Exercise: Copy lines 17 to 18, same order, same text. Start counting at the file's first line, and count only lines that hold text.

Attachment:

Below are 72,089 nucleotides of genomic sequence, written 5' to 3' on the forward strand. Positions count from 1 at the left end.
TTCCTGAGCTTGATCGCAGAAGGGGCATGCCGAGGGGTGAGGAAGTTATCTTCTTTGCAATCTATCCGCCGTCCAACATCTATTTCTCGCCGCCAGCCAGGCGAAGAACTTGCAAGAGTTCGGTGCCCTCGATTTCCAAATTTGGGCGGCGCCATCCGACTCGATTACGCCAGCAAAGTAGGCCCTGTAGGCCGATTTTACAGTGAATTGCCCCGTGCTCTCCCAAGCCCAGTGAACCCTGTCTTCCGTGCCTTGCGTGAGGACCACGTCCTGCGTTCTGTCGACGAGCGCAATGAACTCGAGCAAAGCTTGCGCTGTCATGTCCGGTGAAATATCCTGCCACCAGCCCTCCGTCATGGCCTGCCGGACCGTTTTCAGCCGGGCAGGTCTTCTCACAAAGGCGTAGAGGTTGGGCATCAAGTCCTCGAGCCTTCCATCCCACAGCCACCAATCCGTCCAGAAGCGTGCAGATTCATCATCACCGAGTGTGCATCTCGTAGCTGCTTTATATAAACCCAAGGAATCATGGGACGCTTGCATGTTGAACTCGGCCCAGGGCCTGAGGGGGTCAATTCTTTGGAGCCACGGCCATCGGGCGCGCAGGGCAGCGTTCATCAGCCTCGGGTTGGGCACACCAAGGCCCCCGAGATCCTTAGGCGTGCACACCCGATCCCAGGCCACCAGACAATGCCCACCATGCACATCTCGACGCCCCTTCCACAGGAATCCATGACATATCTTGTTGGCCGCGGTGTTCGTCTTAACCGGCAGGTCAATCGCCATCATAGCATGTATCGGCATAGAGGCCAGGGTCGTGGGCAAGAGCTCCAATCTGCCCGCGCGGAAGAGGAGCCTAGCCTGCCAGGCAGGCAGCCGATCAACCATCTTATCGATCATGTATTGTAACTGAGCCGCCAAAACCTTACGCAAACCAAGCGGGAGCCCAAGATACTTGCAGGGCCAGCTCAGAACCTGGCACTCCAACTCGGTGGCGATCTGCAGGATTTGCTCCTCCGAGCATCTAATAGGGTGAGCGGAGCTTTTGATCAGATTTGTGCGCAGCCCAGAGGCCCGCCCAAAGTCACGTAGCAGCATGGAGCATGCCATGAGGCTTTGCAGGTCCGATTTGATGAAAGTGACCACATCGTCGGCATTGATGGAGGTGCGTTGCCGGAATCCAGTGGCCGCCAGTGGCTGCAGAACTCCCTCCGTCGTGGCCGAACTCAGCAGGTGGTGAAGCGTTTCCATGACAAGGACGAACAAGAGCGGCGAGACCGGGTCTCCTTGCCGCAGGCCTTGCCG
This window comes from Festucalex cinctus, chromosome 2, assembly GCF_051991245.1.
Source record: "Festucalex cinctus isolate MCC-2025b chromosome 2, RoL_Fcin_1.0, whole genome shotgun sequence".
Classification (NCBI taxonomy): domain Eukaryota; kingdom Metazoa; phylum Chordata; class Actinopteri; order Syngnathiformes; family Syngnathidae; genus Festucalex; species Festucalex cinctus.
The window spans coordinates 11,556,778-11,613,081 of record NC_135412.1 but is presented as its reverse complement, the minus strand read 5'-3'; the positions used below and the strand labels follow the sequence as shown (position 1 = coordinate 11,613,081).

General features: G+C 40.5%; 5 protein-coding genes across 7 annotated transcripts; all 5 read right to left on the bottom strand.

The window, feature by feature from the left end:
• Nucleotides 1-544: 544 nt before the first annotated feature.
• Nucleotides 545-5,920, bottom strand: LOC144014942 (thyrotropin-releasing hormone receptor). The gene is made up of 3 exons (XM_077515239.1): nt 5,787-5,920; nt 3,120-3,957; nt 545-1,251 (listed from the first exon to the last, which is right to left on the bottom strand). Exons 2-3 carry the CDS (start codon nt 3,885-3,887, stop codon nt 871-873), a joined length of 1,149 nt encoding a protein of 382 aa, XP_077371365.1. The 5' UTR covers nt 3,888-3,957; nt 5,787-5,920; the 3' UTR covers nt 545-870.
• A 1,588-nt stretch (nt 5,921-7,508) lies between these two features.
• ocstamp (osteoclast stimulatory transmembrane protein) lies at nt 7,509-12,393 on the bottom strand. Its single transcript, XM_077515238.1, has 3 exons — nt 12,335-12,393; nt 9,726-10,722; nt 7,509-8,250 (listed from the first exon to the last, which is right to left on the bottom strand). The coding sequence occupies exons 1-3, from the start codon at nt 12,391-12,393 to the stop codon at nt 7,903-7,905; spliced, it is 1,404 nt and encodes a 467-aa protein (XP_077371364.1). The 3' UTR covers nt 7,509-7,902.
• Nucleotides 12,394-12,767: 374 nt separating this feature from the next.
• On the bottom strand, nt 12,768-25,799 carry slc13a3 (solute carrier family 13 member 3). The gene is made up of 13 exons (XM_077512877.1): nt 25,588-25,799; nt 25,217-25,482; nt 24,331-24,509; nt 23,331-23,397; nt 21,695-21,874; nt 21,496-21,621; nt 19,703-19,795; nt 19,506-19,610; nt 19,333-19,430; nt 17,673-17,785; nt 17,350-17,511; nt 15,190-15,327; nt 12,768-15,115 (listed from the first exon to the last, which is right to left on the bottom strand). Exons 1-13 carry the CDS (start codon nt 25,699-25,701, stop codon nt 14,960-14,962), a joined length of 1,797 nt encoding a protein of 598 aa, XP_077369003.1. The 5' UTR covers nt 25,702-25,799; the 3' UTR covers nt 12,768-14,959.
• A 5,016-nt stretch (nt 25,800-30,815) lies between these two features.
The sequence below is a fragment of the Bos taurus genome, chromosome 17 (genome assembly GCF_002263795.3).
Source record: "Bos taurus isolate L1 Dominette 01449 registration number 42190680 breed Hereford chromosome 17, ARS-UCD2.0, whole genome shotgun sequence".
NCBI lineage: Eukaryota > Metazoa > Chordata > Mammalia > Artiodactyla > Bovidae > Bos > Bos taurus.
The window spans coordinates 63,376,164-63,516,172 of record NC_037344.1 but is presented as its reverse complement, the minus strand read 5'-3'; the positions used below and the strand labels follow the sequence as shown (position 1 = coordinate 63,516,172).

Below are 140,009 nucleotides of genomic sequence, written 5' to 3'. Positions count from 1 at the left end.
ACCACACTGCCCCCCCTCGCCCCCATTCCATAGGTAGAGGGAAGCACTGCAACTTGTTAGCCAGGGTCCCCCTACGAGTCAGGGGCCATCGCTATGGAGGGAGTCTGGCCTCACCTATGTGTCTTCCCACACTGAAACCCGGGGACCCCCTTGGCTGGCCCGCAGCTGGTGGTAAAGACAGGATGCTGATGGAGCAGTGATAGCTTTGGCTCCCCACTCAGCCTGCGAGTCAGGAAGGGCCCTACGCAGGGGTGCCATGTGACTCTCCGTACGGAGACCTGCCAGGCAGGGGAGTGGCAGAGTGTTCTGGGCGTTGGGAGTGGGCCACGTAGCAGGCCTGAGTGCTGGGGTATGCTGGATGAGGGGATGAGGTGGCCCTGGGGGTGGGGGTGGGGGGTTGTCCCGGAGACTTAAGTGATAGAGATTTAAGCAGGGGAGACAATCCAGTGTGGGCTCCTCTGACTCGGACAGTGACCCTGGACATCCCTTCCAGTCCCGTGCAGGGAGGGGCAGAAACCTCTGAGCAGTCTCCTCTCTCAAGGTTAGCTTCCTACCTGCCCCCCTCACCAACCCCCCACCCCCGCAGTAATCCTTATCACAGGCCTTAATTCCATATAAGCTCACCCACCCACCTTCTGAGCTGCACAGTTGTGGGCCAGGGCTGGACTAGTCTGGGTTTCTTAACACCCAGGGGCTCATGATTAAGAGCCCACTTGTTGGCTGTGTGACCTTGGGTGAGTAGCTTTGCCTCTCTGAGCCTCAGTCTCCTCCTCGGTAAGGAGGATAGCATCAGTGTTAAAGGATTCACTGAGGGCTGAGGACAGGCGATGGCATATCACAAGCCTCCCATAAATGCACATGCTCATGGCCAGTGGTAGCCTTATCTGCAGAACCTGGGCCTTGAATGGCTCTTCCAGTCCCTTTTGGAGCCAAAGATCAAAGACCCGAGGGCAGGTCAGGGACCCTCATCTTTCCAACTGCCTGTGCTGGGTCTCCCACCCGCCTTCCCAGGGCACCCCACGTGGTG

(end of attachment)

Source record: "Bos taurus isolate L1 Dominette 01449 registration number 42190680 breed Hereford chromosome 17, ARS-UCD2.0, whole genome shotgun sequence".
NCBI lineage: Eukaryota > Metazoa > Chordata > Mammalia > Artiodactyla > Bovidae > Bos > Bos taurus.